This article discusses the most common ways that small and medium sized organizations use deprecation with fixed-assets such as computers, tools, equipment, furniture etc. Depreciation can become very complex and we refer readers to their government’s policy and guidelines. For the US IRS, this is covered in publication 946 here.
What is deprecation
Depreciation is an accounting convention that attempts to reflect the way the value of an asset declines over time through normal use. The goal is to better align an organizations financial statements with the true value of the fixed-assets purchased over time. So, for example, say your company purchases a piece of equipment (computer, compressor, vehicle etc.) with a 7-year life. Depreciation allows you to spread the expense for the purchase over the life of the asset. Note that the residual value of the asset is updated on the balance sheet as depreciation deductions are taken each year.
How depreciation affects cash flow, income statement and balance sheet
When your organization purchases a new asset, you will pay for it and your cash-flow will experience an immediate deduction for the purchase price of the asset. At that point, your balance sheet will reflect the addition of the new asset at its full purchase price (it’s new after all). So, in effect a transfer occurred from your cash account to your balance sheet in the full amount for the asset purchased.
The new asset is immediately put into service and therefore starts experiencing normal wear and tear which starts to reduce its true value – resulting in the need for depreciation. The process of calculating and reporting deprecation results in recording regular expenses and the adjustment to the value of assets on the balance sheet. So, in effect, a series of annual expenses are charged to spread the cost of the usage of the asset over its lifespan. As these expenses are recorded, the value of the asset is decreased on the balance sheet in corresponding amounts until it’s fully depreciated.
Here’s a simplified example:
Your company purchases a $1,100 computer that is expected to have a 5-year lifespan and a salvage value at end of life of $100. The amount to be depreciated is $1,000 over 5 years.
Using the most common straight-line convention, the depreciation expenses are recorded in equal increments over the 5-year life of the asset so:
Annual Depreciation Expense
Depreciated Value at Year End (Balance Sheet)
(-1,000) - 9,000
Here's the same data shown in a graph. Note there's no half-year convention shown for simplicity.
As you can see, depreciation affects cash-flow, expenses and the balance sheet and so has consequences for your organizations profits and taxes in any given year.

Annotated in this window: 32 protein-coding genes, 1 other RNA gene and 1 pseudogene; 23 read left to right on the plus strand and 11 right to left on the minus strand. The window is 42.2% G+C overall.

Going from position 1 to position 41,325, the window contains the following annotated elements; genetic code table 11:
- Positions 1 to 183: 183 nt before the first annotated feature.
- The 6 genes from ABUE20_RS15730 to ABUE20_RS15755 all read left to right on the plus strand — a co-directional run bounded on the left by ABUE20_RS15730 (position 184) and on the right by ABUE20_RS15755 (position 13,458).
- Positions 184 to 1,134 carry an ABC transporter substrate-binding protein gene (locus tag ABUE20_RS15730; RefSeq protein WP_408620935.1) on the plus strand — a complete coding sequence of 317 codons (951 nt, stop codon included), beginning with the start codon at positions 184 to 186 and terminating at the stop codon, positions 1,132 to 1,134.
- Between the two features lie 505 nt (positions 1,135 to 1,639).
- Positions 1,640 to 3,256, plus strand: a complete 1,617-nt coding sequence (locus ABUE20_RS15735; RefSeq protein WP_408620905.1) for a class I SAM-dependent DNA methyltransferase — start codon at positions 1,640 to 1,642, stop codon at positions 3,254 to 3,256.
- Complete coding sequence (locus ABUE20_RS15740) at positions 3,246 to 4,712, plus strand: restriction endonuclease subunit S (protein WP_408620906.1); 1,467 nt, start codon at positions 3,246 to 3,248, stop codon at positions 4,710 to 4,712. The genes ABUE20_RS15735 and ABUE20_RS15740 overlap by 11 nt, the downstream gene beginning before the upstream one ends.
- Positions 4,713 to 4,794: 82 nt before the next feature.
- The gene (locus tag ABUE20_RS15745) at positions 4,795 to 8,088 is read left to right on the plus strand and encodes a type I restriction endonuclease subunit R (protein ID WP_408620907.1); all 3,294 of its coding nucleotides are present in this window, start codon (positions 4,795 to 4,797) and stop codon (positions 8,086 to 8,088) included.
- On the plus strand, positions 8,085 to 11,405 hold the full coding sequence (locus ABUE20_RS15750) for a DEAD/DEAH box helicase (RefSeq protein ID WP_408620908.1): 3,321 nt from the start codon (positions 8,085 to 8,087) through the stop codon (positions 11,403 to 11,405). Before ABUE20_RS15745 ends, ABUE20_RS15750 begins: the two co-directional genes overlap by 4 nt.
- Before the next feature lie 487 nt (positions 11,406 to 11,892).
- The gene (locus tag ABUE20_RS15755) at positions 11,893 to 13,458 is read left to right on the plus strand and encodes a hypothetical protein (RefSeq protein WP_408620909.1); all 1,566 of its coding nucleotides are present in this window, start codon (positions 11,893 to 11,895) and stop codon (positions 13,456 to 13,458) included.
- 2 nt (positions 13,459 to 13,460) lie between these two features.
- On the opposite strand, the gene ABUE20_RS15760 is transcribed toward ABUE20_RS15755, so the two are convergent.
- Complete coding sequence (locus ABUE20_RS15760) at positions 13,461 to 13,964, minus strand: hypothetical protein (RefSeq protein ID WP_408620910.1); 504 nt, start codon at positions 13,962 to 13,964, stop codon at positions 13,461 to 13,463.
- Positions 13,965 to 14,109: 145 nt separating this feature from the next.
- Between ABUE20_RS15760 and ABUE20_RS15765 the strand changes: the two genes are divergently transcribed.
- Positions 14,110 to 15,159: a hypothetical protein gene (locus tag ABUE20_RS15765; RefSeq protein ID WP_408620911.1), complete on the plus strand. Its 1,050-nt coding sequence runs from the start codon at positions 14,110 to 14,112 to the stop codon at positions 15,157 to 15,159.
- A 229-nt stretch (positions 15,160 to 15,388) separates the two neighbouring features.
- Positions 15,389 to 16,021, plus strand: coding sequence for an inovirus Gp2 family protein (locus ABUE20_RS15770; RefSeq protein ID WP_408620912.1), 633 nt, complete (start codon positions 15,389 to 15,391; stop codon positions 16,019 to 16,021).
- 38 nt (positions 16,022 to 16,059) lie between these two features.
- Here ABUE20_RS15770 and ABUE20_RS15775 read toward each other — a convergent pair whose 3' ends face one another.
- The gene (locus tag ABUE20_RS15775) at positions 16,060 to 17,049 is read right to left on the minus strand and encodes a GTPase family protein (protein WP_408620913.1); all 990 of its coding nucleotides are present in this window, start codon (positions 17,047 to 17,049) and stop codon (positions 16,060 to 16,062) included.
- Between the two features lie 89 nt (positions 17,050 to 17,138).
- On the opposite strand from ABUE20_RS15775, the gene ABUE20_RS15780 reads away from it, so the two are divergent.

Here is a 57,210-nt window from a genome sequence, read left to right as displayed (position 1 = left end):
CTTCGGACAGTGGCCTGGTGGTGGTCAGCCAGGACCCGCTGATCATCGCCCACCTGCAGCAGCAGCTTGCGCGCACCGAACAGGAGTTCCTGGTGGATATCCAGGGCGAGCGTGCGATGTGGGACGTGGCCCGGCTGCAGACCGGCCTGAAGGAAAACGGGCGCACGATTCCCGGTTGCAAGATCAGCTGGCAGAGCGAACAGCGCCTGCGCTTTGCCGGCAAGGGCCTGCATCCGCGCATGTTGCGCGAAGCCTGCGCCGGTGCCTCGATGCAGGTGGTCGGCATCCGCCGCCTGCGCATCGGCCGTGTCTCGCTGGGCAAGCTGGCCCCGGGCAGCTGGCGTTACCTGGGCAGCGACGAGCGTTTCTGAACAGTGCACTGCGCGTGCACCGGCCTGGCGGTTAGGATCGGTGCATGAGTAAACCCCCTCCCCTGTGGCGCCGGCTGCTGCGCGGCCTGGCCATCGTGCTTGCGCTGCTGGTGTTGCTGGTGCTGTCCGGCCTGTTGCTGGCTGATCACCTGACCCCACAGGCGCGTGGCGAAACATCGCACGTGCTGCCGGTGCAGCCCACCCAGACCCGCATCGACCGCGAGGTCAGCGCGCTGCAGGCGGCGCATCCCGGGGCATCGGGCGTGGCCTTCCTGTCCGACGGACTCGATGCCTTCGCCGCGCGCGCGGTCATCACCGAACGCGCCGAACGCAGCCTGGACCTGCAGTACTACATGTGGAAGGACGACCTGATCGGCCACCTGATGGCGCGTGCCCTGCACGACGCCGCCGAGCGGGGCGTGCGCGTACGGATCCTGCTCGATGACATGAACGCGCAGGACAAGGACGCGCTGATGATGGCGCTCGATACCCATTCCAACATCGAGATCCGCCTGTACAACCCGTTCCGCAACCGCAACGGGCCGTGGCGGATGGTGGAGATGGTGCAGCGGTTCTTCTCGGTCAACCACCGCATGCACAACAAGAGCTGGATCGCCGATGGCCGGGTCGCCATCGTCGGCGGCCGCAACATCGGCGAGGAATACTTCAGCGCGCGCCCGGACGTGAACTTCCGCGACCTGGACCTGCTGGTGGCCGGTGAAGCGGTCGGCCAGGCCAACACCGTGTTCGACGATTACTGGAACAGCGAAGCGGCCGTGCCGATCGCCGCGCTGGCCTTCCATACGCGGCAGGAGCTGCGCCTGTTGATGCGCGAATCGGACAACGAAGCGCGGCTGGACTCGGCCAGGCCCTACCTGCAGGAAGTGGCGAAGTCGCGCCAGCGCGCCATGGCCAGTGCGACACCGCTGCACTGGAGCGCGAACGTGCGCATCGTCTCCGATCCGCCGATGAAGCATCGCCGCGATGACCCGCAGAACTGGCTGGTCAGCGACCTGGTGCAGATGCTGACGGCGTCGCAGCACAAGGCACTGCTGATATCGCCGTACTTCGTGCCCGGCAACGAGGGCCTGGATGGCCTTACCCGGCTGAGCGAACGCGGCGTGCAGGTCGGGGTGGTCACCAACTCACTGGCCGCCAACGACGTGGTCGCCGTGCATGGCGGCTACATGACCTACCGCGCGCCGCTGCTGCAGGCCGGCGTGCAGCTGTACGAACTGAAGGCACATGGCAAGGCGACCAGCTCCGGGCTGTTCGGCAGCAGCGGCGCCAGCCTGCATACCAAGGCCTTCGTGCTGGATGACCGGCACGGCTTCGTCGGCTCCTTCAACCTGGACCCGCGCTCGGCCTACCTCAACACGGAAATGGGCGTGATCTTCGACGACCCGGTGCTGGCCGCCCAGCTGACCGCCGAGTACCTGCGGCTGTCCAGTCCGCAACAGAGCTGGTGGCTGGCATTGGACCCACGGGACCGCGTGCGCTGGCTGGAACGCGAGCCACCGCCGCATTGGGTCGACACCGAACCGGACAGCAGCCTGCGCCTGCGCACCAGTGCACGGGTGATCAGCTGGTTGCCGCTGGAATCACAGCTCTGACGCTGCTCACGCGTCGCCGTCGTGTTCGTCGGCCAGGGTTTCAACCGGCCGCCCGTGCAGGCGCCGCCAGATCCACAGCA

Here's an example showing IRS MACRS Declining Balance 200% with Half-Year (HY) convention.
In practice, your organizations may purchase many different assets of different types and so there may be several different depreciation conventions that apply based on the type of asset and it’s expected useful life. The government defines the rules which apply to how depreciation is calculated and recorded in any given situation.
Choosing the right deprecation strategy for your fixed-assets
In many cases you will have some choices to make in terms of which depreciation convention you choose to adopt for your assets. You should choose carefully as in many cases it’s difficult if not impossible to change the convention later. Your accountant/controller will be able to help advise you on this too.
Here’s a simple summary of some of the more common options with pros and cons:
Type of Depreciation
Straight Line (SL)
- Simple to apply
- Balance benefits of spreading expenses evenly over time
- Most common
- Many not reflect actual value for assets that depreciate quickly up front like vehicles
- Slower expense recapture may increase profits and taxes in the early years
Declining Balance (DB) 200%
- Speeds up expense capture in the earlier years to may reduce profits and taxes
- More complex to calculate
Declining Balance (DB) 150%
- Same as above but with less emphasis up front
- More complex to calculate
IRS PATH Act Bonus Depreciation
- Where applicable allows additional depreciation to be taken in year 1. Currently 50% in 2017.
- Reduces profits and taxes in the initial year
- Encourages investment
- Should be combined with the other depreciation options
- Less depreciation expense taken in later years may increase profit and taxes
- Added complexity for calculating and reporting
IRS Section 179 Depreciation
- Where applicable allows up to an additional $500k per asset to be depreciated in the first year
- Can be combined with bonus and regular depreciation
- Results in aggressive increase in expense in year 1 and therefore reduced profit and taxes
- Encourages investment
- Lots of complex rules on when Section 179 applies
- Added complexity for calculating and reporting
Timing of expenses is the key to maximizing (or minimizing) profits